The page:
We have previously written about the use of therapy dogs in court. For victims of sexual abuse - especially child victims - a trained canine companion can provide much-needed comfort and a sense of stability during what is often a traumatic experience.
Therapy dogs are coming into wider use in courtrooms here in Pennsylvania and across the country. They do have critics; usually defendants and defense attorneys who argue that they unduly influence juries. Thankfully, such arguments are often unpersuasive.
Last month, an appellate court in Ohio upheld the conviction of a man who had been convicted of sexually abusing a minor and providing drugs to another minor. His appeal was based on the assertion that the jury was unduly influenced by the presence of a therapy dog during one victim's testimony. This was in spite of the fact that the dog had remained by the child's feet and out of jurors' view.
The appellate court ultimately ruled that the dog was not a distraction; nor did its presence influence jurors. The ruling was especially important because this was the first time in Ohio that an appellate court had heard a case that challenged the use of therapy dogs.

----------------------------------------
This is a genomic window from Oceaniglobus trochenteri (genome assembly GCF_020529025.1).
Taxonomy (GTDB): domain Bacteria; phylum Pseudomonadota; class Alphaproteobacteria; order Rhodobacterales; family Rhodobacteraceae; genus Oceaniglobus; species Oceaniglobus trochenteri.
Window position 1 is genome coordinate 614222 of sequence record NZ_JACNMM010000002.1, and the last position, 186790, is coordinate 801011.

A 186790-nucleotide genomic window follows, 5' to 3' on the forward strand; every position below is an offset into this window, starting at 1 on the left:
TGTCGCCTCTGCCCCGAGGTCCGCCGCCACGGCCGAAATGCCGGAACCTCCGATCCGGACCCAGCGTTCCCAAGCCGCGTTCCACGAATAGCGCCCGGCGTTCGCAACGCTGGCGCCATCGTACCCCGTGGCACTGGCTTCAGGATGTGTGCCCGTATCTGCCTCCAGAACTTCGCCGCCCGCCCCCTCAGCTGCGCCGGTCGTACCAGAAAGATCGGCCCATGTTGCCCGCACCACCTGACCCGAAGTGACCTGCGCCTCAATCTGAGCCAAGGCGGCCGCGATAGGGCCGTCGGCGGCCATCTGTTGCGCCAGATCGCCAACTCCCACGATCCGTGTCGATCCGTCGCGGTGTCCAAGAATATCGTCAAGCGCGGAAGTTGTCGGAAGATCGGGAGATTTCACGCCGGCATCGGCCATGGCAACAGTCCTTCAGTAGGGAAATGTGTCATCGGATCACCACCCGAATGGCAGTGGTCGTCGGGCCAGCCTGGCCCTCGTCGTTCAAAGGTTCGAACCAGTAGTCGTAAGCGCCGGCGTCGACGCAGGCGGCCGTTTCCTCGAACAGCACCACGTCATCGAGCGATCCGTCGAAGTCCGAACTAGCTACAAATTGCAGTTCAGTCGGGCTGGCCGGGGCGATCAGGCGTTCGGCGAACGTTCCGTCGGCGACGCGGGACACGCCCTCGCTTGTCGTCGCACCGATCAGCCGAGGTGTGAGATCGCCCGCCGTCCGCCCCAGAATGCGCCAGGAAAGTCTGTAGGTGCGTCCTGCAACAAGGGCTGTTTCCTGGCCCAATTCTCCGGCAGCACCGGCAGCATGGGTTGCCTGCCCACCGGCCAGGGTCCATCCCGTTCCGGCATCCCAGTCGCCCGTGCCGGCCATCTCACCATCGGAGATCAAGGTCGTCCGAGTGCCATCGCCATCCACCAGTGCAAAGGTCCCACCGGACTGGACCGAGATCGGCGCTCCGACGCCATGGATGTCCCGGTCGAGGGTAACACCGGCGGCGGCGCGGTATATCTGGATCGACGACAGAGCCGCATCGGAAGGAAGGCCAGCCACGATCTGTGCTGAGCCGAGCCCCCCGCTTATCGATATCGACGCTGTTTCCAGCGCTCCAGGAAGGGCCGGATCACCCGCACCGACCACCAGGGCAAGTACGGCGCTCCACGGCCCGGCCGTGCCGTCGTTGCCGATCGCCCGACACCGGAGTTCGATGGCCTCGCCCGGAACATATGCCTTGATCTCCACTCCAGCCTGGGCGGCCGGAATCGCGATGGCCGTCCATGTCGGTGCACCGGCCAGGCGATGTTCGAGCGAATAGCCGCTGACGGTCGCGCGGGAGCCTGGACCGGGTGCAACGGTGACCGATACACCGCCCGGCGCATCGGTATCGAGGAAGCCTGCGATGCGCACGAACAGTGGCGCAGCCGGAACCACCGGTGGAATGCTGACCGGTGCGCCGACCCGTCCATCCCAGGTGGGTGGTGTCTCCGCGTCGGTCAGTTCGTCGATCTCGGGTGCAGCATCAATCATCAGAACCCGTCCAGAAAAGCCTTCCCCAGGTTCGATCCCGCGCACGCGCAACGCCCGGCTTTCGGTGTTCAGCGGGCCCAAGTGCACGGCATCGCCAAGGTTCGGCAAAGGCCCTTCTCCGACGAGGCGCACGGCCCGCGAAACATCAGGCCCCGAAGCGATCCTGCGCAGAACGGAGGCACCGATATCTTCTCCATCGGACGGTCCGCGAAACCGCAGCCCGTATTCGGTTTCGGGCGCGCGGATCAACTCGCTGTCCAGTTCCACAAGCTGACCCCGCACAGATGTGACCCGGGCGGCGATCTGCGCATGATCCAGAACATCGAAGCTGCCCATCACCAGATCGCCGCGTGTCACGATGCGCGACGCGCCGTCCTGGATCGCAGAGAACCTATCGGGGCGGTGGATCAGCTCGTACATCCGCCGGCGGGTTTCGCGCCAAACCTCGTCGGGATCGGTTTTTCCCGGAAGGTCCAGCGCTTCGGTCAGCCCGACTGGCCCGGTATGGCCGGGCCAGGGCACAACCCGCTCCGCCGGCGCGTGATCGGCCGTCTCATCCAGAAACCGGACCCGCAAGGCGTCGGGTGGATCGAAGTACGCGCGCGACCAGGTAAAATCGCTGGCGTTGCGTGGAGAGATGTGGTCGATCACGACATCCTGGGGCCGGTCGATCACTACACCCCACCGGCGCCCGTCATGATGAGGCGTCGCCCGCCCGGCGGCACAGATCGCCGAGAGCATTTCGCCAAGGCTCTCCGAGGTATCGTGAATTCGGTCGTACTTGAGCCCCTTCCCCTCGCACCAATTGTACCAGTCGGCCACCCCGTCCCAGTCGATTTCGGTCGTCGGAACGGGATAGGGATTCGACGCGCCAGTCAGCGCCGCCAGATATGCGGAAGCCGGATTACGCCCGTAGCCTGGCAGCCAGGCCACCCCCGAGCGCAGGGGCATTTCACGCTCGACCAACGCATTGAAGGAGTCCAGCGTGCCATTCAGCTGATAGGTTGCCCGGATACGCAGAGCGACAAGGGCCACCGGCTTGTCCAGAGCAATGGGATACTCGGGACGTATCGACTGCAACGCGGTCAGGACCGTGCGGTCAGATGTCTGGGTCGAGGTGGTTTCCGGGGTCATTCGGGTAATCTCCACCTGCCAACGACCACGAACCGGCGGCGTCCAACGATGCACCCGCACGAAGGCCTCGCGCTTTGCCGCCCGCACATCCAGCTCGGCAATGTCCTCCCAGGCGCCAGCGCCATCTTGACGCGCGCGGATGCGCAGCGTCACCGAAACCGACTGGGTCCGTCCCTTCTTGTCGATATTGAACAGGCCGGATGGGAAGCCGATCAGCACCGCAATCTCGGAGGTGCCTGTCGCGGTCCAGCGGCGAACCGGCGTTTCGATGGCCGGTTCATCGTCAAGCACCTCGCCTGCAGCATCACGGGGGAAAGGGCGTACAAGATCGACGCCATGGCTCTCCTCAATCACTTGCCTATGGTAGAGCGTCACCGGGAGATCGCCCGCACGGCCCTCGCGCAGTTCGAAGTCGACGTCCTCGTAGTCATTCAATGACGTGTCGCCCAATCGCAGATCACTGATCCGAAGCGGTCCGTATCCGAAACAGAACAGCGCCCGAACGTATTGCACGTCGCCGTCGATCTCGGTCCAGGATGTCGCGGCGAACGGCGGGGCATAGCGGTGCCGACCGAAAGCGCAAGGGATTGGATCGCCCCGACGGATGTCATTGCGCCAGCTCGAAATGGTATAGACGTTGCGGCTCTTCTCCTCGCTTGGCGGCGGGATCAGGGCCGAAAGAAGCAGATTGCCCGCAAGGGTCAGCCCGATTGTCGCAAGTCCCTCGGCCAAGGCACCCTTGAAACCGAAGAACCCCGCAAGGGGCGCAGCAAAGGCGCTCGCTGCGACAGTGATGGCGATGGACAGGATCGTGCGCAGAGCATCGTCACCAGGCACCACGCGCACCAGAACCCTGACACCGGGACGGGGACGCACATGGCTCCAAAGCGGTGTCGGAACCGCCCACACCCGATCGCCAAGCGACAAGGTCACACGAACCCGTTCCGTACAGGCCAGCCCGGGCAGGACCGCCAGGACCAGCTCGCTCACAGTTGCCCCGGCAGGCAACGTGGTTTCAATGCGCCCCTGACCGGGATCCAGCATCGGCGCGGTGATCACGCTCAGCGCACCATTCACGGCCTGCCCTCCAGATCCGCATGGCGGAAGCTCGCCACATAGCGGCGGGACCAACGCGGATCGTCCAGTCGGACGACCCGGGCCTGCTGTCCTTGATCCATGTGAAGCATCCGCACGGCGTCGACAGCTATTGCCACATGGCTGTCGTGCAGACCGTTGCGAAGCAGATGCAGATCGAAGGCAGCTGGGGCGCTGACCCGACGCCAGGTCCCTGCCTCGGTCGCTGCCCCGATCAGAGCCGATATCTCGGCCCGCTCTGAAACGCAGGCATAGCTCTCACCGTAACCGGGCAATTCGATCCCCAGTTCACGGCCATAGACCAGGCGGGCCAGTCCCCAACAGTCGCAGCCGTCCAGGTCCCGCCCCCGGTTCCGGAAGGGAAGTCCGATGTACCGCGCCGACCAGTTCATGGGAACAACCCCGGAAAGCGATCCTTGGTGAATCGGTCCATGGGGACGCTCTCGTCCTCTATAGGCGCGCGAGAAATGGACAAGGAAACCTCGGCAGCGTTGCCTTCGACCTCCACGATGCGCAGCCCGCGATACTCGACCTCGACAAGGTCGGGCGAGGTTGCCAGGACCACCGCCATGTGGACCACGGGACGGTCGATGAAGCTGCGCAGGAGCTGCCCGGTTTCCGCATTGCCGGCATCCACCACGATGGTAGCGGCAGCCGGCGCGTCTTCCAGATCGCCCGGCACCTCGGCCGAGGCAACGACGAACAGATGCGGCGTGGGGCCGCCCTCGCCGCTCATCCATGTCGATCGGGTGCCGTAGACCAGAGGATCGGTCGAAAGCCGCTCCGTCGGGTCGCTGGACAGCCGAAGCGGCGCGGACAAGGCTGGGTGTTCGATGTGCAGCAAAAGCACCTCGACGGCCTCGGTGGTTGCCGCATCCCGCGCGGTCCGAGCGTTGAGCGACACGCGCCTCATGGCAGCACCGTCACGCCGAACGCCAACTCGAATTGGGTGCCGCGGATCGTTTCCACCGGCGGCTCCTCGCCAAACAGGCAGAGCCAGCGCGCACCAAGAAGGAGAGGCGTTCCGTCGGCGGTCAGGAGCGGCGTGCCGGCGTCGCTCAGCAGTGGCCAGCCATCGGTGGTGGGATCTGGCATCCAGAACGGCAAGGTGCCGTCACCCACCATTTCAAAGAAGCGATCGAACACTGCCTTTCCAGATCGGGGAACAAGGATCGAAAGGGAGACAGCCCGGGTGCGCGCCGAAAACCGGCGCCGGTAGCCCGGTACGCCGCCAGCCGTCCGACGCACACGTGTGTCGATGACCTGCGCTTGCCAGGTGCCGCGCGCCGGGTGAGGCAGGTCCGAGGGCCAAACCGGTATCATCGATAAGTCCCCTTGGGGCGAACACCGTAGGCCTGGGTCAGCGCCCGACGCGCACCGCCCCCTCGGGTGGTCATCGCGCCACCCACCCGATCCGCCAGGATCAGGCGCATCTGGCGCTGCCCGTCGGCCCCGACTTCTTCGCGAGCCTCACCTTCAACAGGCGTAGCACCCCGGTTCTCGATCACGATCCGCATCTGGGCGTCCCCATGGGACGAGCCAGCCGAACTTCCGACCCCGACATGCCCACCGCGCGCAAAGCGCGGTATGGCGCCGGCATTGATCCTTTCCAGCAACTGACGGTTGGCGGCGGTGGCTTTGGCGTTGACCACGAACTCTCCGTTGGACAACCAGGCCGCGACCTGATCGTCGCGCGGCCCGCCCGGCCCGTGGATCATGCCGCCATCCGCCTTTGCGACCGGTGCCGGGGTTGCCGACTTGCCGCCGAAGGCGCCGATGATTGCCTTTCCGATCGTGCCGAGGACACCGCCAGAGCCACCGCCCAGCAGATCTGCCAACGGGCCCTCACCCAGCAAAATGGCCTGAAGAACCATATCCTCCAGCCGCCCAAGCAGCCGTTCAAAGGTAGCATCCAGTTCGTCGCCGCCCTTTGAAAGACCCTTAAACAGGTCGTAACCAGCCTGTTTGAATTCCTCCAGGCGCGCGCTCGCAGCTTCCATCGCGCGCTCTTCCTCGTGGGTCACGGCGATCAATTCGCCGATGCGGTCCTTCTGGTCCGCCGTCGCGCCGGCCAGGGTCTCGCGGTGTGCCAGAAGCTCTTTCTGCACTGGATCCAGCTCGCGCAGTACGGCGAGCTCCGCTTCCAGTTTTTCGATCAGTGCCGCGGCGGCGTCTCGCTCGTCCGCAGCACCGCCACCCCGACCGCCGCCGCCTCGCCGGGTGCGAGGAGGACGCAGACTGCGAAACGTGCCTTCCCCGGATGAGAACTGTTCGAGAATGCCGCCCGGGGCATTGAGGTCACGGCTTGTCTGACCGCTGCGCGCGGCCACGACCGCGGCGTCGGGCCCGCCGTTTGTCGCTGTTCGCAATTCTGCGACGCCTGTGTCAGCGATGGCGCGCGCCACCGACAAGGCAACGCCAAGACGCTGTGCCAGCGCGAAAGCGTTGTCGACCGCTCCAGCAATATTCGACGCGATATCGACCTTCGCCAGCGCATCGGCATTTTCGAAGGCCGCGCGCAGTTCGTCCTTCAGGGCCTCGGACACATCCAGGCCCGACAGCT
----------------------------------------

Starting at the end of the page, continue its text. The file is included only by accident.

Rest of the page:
Sexual abuse is a horrific crime. And when victims are asked to testify in court - criminal or civil - they often relive the crime and re-experience the trauma associated with it. If a dog can make testifying even a little bit easier, they should absolutely be used in court.
If you or a loved one has been the victim of sexual abuse, you may be worried about pursuing justice and being asked to face your abuser in court. But as this case demonstrates, there may be ways to make the experience less painful. An experienced and compassionate crime victims attorney can listen to your story and help you understand your rights and options.